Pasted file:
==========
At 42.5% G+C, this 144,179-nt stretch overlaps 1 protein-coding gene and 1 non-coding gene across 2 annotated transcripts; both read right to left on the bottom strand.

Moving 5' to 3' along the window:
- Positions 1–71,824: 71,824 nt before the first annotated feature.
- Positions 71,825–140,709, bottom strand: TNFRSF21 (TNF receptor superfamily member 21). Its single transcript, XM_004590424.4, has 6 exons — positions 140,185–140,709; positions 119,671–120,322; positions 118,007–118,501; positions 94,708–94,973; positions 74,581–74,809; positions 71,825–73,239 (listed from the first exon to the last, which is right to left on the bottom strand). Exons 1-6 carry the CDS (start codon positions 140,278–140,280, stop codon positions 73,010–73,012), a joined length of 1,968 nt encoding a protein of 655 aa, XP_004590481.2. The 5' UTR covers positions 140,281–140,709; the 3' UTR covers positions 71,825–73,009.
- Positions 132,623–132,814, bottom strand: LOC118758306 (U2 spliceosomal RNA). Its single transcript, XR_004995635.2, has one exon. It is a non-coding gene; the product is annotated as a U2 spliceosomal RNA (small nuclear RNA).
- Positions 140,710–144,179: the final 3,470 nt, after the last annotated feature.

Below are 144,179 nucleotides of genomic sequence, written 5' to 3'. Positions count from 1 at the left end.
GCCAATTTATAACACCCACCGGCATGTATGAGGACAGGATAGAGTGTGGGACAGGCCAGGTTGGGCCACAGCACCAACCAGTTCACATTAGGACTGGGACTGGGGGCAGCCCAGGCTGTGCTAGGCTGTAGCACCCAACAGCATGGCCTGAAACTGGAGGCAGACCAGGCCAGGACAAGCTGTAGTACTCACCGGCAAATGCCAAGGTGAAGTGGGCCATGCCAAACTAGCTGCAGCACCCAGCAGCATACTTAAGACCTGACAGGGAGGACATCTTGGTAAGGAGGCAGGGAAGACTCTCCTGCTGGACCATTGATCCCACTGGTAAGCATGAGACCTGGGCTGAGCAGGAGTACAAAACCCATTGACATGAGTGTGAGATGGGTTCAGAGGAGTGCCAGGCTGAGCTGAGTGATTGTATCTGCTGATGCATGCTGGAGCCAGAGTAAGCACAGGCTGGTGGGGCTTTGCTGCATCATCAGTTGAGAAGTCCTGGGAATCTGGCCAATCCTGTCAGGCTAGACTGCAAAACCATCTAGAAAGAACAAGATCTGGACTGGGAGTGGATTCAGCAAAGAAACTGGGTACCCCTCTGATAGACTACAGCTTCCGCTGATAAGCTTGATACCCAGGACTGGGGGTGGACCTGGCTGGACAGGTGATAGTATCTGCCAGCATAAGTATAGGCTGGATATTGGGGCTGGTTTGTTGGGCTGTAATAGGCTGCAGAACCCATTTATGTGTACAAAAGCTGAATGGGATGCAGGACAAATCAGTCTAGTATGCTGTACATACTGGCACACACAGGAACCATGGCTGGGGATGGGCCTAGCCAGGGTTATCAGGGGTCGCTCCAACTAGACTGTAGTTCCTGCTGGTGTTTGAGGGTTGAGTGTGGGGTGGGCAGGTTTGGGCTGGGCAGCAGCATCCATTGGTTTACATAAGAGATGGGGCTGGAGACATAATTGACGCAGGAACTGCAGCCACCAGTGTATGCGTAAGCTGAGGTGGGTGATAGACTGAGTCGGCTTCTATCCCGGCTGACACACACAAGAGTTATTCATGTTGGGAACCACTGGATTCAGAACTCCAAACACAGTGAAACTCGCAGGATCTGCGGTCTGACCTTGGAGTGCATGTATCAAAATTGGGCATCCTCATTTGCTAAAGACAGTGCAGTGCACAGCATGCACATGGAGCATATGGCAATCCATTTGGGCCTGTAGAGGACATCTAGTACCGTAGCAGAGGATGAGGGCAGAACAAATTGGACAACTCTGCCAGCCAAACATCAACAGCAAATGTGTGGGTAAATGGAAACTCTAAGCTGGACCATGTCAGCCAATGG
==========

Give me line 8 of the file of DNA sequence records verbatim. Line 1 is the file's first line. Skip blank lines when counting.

GCCAATTTATAACACCCACCGGCATGTATGAGGACAGGATAGAGTGTGGGACAGGCCAGGTTGGGCCACAGCACCAACCAGTTCACATTAGGACTGGGACTGGGGGCAGCCCAGGCTGTGCTAGGCTGTAGCACCCAACAGCATGGCCTGAAACTGGAGGCAGACCAGGCCAGGACAAGCTGTAGTACTCACCGGCAAATGCCAAGGTGAAGTGGGCCATGCCAAACTAGCTGCAGCACCCAGCAGCATACTTAAGACCTGACAGGGAGGACATCTTGGTAAGGAGGCAGGGAAGACTCTCCTGCTGGACCATTGATCCCACTGGTAAGCATGAGACCTGGGCTGAGCAGGAGTACAAAACCCATTGACATGAGTGTGAGATGGGTTCAGAGGAGTGCCAGGCTGAGCTGAGTGATTGTATCTGCTGATGCATGCTGGAGCCAGAGTAAGCACAGGCTGGTGGGGCTTTGCTGCATCATCAGTTGAGAAGTCCTGGGAATCTGGCCAATCCTGTCAGGCTAGACTGCAAAACCATCTAGAAAGAACAAGATCTGGACTGGGAGTGGATTCAGCAAAGAAACTGGGTACCCCTCTGATAGACTACAGCTTCCGCTGATAAGCTTGATACCCAGGACTGGGGGTGGACCTGGCTGGACAGGTGATAGTATCTGCCAGCATAAGTATAGGCTGGATATTGGGGCTGGTTTGTTGGGCTGTAATAGGCTGCAGAACCCATTTATGTGTACAAAAGCTGAATGGGATGCAGGACAAATCAGTCTAGTATGCTGTACATACTGGCACACACAGGAACCATGGCTGGGGATGGGCCTAGCCAGGGTTATCAGGGGTCGCTCCAACTAGACTGTAGTTCCTGCTGGTGTTTGAGGGTTGAGTGTGGGGTGGGCAGGTTTGGGCTGGGCAGCAGCATCCATTGGTTTACATAAGAGATGGGGCTGGAGACATAATTGACGCAGGAACTGCAGCCACCAGTGTATGCGTAAGCTGAGGTGGGTGATAGACTGAGTCGGCTTCTATCCCGGCTGACACACACAAGAGTTATTCATGTTGGGAACCACTGGATTCAGAACTCCAAACACAGTGAAACTCGCAGGATCTGCGGTCTGACCTTGGAGTGCATGTATCAAAATTGGGCATCCTCATTTGCTAAAGACAGTGCAGTGCACAGCATGCACATGGAGCATATGGCAATCCATTTGGGCCTGTAGAGGACATCTAGTACCGTAGCAGAGGATGAGGGCAGAACAAATTGGACAACTCTGCCAGCCAAACATCAACAGCAAATGTGTGGGTAAATGGAAACTCTAAGCTGGACCATGTCAGCCAATGG